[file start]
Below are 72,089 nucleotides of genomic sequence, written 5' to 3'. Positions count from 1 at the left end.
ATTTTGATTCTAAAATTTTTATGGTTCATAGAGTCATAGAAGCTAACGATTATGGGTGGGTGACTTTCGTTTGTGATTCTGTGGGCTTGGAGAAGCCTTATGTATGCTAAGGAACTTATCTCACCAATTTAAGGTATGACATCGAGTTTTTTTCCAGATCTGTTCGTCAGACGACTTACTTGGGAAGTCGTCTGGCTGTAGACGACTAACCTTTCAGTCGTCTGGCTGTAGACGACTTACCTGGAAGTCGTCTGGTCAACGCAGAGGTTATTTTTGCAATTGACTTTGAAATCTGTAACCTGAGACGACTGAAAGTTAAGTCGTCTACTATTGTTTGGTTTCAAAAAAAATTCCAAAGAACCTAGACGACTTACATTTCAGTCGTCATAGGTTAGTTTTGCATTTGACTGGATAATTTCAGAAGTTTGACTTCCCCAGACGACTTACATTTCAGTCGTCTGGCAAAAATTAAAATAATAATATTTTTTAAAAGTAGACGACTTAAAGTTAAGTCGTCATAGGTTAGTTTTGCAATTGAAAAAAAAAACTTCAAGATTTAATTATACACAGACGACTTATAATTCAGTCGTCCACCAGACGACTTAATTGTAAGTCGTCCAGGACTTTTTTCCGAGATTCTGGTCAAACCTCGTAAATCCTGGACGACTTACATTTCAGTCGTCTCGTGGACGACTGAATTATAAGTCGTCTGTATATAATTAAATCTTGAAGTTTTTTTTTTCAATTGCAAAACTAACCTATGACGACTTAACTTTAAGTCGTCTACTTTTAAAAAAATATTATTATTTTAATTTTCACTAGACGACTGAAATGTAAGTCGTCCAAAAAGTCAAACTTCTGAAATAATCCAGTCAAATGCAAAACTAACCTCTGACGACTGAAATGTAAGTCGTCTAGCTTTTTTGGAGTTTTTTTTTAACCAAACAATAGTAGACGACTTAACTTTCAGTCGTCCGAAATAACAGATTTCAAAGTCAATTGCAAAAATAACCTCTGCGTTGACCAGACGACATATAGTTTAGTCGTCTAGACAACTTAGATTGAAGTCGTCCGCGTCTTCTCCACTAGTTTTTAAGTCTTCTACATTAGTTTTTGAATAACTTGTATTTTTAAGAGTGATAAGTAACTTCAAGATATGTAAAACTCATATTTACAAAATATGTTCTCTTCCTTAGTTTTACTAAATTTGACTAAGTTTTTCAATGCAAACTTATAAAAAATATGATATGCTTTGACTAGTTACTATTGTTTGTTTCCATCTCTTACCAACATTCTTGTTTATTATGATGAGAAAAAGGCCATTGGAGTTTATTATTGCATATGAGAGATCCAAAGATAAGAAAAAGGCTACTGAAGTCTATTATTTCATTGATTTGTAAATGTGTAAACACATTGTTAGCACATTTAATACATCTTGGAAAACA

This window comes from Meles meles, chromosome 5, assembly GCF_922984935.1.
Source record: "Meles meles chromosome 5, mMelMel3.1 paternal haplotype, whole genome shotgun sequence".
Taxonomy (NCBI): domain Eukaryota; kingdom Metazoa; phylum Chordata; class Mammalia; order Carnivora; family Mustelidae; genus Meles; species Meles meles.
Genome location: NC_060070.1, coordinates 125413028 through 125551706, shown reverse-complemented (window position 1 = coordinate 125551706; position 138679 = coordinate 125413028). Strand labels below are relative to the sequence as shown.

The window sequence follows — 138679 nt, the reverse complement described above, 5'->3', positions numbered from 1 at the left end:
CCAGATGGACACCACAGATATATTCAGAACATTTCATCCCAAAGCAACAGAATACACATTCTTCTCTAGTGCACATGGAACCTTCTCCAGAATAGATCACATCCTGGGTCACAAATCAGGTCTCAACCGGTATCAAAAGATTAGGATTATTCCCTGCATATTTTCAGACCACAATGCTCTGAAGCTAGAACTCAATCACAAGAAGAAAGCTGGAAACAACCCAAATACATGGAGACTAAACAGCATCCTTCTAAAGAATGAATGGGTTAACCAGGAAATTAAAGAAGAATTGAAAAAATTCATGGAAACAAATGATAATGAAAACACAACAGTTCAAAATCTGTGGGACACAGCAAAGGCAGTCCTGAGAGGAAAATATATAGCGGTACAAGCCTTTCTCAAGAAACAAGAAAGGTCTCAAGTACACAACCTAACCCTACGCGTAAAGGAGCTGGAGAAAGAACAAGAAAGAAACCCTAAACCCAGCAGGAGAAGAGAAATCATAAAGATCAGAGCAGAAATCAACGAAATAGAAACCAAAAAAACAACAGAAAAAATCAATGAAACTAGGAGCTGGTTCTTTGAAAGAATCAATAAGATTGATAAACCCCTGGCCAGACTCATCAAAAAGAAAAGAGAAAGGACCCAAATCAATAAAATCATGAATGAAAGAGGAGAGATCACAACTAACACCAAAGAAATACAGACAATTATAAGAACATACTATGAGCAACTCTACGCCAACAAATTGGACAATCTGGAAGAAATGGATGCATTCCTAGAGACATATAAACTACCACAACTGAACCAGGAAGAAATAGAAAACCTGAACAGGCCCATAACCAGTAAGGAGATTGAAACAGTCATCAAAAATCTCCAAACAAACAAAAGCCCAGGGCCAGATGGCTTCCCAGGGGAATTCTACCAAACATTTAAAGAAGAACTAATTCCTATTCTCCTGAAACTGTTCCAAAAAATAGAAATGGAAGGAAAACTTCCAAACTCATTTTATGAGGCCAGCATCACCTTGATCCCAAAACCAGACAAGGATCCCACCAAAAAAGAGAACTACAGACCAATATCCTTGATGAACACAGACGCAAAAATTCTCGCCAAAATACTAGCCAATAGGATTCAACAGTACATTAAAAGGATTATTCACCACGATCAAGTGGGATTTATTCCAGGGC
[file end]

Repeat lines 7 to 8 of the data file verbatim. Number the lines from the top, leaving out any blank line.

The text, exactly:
The window sequence follows — 138679 nt, the reverse complement described above, 5'->3', positions numbered from 1 at the left end:
CCAGATGGACACCACAGATATATTCAGAACATTTCATCCCAAAGCAACAGAATACACATTCTTCTCTAGTGCACATGGAACCTTCTCCAGAATAGATCACATCCTGGGTCACAAATCAGGTCTCAACCGGTATCAAAAGATTAGGATTATTCCCTGCATATTTTCAGACCACAATGCTCTGAAGCTAGAACTCAATCACAAGAAGAAAGCTGGAAACAACCCAAATACATGGAGACTAAACAGCATCCTTCTAAAGAATGAATGGGTTAACCAGGAAATTAAAGAAGAATTGAAAAAATTCATGGAAACAAATGATAATGAAAACACAACAGTTCAAAATCTGTGGGACACAGCAAAGGCAGTCCTGAGAGGAAAATATATAGCGGTACAAGCCTTTCTCAAGAAACAAGAAAGGTCTCAAGTACACAACCTAACCCTACGCGTAAAGGAGCTGGAGAAAGAACAAGAAAGAAACCCTAAACCCAGCAGGAGAAGAGAAATCATAAAGATCAGAGCAGAAATCAACGAAATAGAAACCAAAAAAACAACAGAAAAAATCAATGAAACTAGGAGCTGGTTCTTTGAAAGAATCAATAAGATTGATAAACCCCTGGCCAGACTCATCAAAAAGAAAAGAGAAAGGACCCAAATCAATAAAATCATGAATGAAAGAGGAGAGATCACAACTAACACCAAAGAAATACAGACAATTATAAGAACATACTATGAGCAACTCTACGCCAACAAATTGGACAATCTGGAAGAAATGGATGCATTCCTAGAGACATATAAACTACCACAACTGAACCAGGAAGAAATAGAAAACCTGAACAGGCCCATAACCAGTAAGGAGATTGAAACAGTCATCAAAAATCTCCAAACAAACAAAAGCCCAGGGCCAGATGGCTTCCCAGGGGAATTCTACCAAACATTTAAAGAAGAACTAATTCCTATTCTCCTGAAACTGTTCCAAAAAATAGAAATGGAAGGAAAACTTCCAAACTCATTTTATGAGGCCAGCATCACCTTGATCCCAAAACCAGACAAGGATCCCACCAAAAAAGAGAACTACAGACCAATATCCTTGATGAACACAGACGCAAAAATTCTCGCCAAAATACTAGCCAATAGGATTCAACAGTACATTAAAAGGATTATTCACCACGATCAAGTGGGATTTATTCCAGGGC